Prague is considered one of the most beautiful cities in all of Europe, and rightly so. This classic Bohemian city has everything from castles to cobblestone streets, lantern-lit passageways, and an intriguing history tying them all together.
There’s so much to be done in this medieval city to keep you busy for days, but if you’re short in time or need to be selective on what to do, here are five things you must not miss while in Prague.
Prague’s Orloj, or the Astronomical Clock, is one of the most beautifully designed clocks still in use today. The clock, which was built in 1410, is situated on the southern wall of the Old Town City Hall and is considered to be like a medieval planetarium, displaying the current state of the universe with extreme accuracy.
The clock is a complex yet stunning mechanism that contains an astronomical dial (showing the position of the sun and moon, the zodiacal ring, the old Czech time scale to indicate the time of sunset, and other astronomical details), a calendar with medallions (representing the months), and The Walk of the Apostles (showing figures of the apostles at the hour, every hour, as well as the figure of death represented as a skeleton).
Crowds gather in front of the clock every hour to witness the mechanical show the clock has displayed since the 17th century - specifically The Walk of the Apostles. Throughout its history, the clock has suffered its moments of malfunction and disrepair, but it is still considered the third oldest astronomical clock in the world and the oldest still working.
While you’re here, walk around the Old Town Square, Praha-Staré Město, and its surrounding streets – all lined with medieval buildings dating back to the 10th century; including the Old Town Hall itself.
If you head over to the Jewish Quarter of the Old Town, you’ll be able to visit the Old Jewish Cemetery, which was used from the early 15th century until 1787. Visually, this cemetery looks more like a gravestone quarry than a proper cemetery, due to the closeness and density of gravestones found all over its grounds. These markers are placed so close together, that you don’t know where one grave ends and where the other begins.
Due to the several layers of tombs this cemetery contains, the number of gravestones and people buried here is uncertain. However, it has been estimated that there are approximately 12,000 tombstones presently visible and there may be as many as 100,000 burials in all. This is an astounding number considering the size of this cemetery.
Almost every street in Prague is full of intriguing history, so it’s no surprise its bridges are no exception. Take a walk along Karluv Most, also known as Charles Bridge, which is the oldest bridge in Prague, dating from 1357. Since this used to be the only bridge crossing the Vltava River until 1841, it is still to this day considered the most important connection between the Old Town, Prague Castle, and its adjacent areas.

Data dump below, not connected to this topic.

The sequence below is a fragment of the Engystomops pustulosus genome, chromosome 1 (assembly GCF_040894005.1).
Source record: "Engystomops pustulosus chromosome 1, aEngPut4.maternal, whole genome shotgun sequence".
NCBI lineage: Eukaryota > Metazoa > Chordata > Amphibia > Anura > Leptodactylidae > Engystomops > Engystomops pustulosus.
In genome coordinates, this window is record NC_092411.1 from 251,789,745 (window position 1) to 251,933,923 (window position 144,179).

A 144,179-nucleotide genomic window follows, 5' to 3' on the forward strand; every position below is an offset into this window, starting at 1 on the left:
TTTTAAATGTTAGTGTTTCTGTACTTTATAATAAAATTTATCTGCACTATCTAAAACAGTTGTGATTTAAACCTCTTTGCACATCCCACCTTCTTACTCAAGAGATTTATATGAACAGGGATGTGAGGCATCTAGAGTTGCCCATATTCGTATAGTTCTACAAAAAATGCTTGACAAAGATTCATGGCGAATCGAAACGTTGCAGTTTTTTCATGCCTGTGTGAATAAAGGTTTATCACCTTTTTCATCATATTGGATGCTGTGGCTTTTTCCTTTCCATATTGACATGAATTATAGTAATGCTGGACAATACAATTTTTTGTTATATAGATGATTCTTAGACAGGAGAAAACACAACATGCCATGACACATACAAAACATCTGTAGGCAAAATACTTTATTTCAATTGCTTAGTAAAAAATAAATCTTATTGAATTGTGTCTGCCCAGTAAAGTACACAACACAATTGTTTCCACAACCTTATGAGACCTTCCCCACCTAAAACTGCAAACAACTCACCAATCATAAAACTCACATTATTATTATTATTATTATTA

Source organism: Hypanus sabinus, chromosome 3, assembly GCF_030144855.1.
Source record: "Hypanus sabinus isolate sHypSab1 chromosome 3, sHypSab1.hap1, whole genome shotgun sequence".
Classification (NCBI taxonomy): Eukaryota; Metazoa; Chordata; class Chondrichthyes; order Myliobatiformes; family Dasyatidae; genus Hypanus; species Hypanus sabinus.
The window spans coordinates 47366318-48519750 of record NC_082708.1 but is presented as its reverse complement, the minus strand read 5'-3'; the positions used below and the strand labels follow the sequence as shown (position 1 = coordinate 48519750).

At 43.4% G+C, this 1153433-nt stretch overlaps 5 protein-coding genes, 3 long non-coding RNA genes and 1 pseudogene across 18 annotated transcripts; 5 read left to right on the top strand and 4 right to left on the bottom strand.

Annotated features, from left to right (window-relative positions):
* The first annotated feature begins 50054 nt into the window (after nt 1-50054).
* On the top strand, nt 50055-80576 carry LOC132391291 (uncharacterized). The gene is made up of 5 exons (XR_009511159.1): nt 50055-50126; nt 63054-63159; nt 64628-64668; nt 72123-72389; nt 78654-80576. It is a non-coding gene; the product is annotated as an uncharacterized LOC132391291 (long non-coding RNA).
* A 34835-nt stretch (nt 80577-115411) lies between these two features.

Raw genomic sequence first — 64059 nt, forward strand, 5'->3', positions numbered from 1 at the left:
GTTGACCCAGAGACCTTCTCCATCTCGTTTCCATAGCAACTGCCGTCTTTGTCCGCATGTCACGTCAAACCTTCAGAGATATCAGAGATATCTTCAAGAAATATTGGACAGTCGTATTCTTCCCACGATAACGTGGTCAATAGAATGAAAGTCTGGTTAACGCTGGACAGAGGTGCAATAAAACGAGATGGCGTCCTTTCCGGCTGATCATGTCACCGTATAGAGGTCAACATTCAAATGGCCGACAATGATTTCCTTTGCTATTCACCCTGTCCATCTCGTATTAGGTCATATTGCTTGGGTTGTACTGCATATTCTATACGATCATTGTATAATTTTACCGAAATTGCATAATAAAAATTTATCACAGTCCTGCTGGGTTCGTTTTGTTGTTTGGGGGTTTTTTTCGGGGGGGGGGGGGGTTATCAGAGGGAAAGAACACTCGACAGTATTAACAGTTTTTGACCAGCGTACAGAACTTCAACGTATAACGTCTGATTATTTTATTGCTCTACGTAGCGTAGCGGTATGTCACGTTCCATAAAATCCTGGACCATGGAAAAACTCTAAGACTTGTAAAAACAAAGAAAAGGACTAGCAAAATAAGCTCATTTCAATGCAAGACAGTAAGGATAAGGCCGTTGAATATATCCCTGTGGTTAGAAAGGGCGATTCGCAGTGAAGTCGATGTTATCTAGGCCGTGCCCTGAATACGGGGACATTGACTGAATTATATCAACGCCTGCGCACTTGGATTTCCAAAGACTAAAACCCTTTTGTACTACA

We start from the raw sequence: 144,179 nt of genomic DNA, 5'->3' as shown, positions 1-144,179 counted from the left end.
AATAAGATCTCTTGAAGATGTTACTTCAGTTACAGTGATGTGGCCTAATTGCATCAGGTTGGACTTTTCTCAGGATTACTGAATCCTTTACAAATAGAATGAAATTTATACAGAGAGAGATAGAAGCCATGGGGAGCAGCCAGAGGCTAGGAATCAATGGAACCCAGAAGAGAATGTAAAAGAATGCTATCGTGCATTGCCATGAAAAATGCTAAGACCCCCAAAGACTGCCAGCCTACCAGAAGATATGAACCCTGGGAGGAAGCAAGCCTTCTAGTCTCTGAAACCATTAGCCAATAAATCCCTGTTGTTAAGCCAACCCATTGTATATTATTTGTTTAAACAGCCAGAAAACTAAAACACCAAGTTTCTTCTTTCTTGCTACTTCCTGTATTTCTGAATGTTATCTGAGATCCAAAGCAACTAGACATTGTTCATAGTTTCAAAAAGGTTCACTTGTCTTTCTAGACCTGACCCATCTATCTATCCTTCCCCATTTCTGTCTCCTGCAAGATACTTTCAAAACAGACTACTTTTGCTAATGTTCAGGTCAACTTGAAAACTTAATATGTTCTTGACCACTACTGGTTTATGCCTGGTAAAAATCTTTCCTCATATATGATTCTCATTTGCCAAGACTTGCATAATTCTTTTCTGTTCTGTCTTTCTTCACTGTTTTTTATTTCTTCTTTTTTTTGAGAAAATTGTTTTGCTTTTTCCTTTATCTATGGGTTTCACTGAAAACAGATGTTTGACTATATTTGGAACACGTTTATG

The bridge contains a series of saint sculptures that not only serve as decoration but also play a strong role in Prague’s religious culture. Many of the bronze sculptures already gleam in certain spots after being rubbed by many for good luck or out of religious respect.
After crossing the bridge, head up to Prague Castle, the largest castle complex in the world and a UNESCO World Heritage Site. The Prague Castle deserves at least half a day if you want to explore it properly, but if time is short, at least give it a couple hours.
The castle’s complex houses religious buildings, palaces, gardens, museums, and defensive towers. Since its construction in the 9th century, the castle served as the home to the country’s rulers, a tradition that lasted for more than a 1,000 years. Today, it is home to the office of the president.
Head to the gates of the castle at the hour, as every hour there is the changing of the guards ceremony. Spend some time wandering around the well-manicured gardens before you explore the Gothic St. Vitus Cathedral and the Golden Lane; a network of small, colorful houses that originally housed the palace guards. Today these houses are all shops and cafes.
If you’re looking for a snack, try the traditional yet unusual-looking Czech pastry called Trdlo – which means “Crazy.” It is a dough, wrapped around a steel rolling pin, baked over open flames, and then rolled in sugar, vanilla, crushed almonds, and cinnamon. It is very sweet and really delicious! You can find this snack all over the old town, and old square. Take a few pictures of the baking process too, as they do it in the open for everyone to see.
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Norbert Figueroa is an architect who hit the pause button on his career in 2011 to do a round the world trip. He's been blogging for over three years at globotreks.com, where he shares his travel experiences, budget travel tips, and a good dose of world architecture. From hiking Mount Kilimanjaro to diving with great white sharks, he is always on the search of adrenaline and adventure. Norbert is originally from Puerto Rico and he is currently based in Milan, Italy... when not roaming around the world, that is. He has traveled to more than 80 countries in 5 continents and his goal is to travel to all 193 U.N. recognized countries. Follow Norbert on Facebook, Twitter, Instagram and Google Plus.
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